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Open Access Publications from the University of California

Interfacial Region Thermophysics and Intrinsic Stability of Thin Free Liquid Films

  • Author(s): GAN, YU
  • Advisor(s): Carey, Van P
  • et al.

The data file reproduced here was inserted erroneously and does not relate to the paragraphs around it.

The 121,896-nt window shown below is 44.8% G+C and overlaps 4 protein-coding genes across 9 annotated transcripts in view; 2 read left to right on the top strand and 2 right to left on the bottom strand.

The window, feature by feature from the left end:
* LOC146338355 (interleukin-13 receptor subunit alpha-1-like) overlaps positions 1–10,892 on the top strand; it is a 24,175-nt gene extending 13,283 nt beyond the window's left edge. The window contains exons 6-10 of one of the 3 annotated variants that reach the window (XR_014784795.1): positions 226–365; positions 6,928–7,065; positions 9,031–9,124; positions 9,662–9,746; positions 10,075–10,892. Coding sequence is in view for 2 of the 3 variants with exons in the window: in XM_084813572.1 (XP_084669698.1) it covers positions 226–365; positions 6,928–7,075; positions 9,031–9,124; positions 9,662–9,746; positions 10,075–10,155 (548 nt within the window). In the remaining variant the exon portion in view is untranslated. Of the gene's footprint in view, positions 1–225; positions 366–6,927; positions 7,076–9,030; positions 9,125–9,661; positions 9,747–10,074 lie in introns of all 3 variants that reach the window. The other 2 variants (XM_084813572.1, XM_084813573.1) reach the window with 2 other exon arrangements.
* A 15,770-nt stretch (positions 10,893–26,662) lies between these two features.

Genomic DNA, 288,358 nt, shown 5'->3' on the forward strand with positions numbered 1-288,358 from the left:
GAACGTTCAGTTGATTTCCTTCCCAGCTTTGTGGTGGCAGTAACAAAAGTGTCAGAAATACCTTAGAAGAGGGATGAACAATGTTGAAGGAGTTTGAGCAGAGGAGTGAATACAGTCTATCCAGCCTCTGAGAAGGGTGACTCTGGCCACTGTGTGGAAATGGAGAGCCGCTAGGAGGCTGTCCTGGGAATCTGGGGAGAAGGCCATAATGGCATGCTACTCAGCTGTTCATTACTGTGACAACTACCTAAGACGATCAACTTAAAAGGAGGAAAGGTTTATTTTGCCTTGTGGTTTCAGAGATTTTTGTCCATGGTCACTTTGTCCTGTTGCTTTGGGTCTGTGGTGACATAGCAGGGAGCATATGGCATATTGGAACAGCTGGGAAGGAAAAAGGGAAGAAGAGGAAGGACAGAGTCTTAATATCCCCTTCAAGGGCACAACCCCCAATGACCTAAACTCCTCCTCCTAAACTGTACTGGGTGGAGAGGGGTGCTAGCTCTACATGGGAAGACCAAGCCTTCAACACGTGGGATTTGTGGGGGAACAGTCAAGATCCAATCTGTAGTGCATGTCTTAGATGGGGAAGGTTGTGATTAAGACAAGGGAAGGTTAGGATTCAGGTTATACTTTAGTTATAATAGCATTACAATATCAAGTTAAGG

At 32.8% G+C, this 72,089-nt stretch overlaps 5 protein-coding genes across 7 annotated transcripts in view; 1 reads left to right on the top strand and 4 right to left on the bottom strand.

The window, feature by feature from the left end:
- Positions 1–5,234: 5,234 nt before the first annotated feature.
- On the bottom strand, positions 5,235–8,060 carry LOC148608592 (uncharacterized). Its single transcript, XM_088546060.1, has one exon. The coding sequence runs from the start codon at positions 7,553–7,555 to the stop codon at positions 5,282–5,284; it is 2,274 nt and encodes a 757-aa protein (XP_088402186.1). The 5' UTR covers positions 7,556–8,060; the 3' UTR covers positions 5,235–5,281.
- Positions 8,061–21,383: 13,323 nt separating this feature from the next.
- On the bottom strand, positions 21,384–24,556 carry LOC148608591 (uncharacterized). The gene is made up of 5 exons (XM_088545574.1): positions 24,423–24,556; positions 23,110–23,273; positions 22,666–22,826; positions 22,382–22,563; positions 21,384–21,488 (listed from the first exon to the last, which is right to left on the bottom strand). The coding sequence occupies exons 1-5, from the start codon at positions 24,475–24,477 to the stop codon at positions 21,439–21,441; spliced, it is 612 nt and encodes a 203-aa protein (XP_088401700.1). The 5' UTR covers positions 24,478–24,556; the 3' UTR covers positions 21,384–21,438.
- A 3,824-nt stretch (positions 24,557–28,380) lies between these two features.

The film rupture process that dictates merging of adjacent bubbles is particularly important in nucleate boiling heat transfer, bubbly two-phase flow in small tubes, and the mechanisms that dictate the Leidenfrost transition. To understand the mechanisms of bubble merging in nano-structured boiling surfaces and in nanotubes, it is useful to explore film stability and onset of rupture at the molecular level. This dissertation reports the results of such an investigation combining three strategies that includes a new formulation of capillarity theory for free liquid films, molecular dynamics (MD) simulations using similar interaction potentials and bubble merging experiments. Two forms of our molecular film capillarity theory are developed here: one for non-polar fluids based on a Lennard-Jones interaction potential, and a second specifically for water using a modified treatment of the SPC/E interaction potential that accounts for water dipole interactions. The capillarity theory provides theoretical relationships among parameters that govern film structure and thermophysical behavior, while the companion MD simulations allow more detailed molecular level exploration of the film thermophysics. Results obtained with theoretical models and MD simulation studies indicate that the wave instability and the lack of thermodynamics intrinsic stability can lead to rupture of the liquid film, as its thickness decreases below a critical value. It is further predicted that wave instability predominates as an onset of rupture mechanism for liquid films of macroscopic extent, but for free liquid films with nanoscale lateral extent (in, for example, nanostructured boiling surfaces), lack of core stability is more likely to be the mechanism. For electrolyte aqueous solutions, theoretical models and MD simulation studies suggest that dissolved salts tend to alter the surface tension at liquid vapor interfaces and affect the stability of the free liquid film between adjacent bubbles. Bubble merging experiments are designed and carried out for various electrolyte aqueous solutions. The interaction of pairs of bubbles injected into solution with different dissolved salt concentrations is studied experimentally to determine the probability of merging from statistics for ensembles of bubble pairs. The results of these experiments indicate that for some types of salts, very low dissolved salt concentrations can strongly reduce the tendency of adjacent bubbles to merge, implying that the presence of the dissolved salt in such cases strongly enhances the stability of the free liquid film between adjacent bubbles. The trends are compared to predictions of free liquid film stability by wave instability theory and MD simulations.

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